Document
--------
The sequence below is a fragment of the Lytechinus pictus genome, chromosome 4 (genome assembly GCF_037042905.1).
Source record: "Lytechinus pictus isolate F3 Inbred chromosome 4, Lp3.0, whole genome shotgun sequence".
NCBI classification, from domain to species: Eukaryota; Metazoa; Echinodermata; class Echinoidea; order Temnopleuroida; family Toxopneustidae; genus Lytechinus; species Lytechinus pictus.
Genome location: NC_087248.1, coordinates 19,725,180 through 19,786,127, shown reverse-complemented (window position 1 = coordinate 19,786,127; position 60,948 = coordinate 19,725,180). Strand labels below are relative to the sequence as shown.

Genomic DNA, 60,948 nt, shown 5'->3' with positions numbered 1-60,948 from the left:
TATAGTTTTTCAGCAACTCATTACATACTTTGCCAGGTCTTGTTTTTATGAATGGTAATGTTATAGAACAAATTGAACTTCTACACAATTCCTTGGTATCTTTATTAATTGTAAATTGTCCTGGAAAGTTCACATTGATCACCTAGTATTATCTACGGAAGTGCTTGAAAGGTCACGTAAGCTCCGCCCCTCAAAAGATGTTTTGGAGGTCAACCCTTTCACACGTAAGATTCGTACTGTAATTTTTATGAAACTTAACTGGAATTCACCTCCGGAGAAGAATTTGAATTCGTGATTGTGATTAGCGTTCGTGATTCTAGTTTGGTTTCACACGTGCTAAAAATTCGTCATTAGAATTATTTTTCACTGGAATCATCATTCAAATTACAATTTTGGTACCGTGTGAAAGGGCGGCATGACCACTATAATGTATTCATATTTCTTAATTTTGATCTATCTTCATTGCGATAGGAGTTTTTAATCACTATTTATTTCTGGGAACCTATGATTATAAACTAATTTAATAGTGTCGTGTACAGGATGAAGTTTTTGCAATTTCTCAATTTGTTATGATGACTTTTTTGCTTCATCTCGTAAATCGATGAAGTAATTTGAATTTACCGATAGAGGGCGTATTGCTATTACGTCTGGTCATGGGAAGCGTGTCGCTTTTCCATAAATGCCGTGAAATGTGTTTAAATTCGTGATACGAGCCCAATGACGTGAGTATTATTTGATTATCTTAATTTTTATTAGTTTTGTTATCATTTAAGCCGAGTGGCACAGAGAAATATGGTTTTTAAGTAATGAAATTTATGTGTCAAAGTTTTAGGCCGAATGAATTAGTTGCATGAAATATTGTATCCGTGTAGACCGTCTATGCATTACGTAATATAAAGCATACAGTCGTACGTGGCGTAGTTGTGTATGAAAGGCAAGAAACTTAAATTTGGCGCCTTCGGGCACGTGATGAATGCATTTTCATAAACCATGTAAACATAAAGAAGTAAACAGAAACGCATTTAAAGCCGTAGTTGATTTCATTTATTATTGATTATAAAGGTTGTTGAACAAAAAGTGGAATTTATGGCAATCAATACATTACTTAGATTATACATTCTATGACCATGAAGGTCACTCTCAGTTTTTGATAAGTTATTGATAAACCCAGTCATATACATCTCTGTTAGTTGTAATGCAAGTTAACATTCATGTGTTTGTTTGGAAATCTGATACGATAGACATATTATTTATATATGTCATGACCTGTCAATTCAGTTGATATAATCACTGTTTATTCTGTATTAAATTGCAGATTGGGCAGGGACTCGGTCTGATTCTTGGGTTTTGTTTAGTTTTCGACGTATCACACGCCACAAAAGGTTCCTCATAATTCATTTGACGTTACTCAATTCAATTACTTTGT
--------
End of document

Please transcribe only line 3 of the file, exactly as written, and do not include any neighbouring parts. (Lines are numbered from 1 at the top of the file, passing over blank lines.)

NCBI classification, from domain to species: Eukaryota; Metazoa; Echinodermata; class Echinoidea; order Temnopleuroida; family Toxopneustidae; genus Lytechinus; species Lytechinus pictus.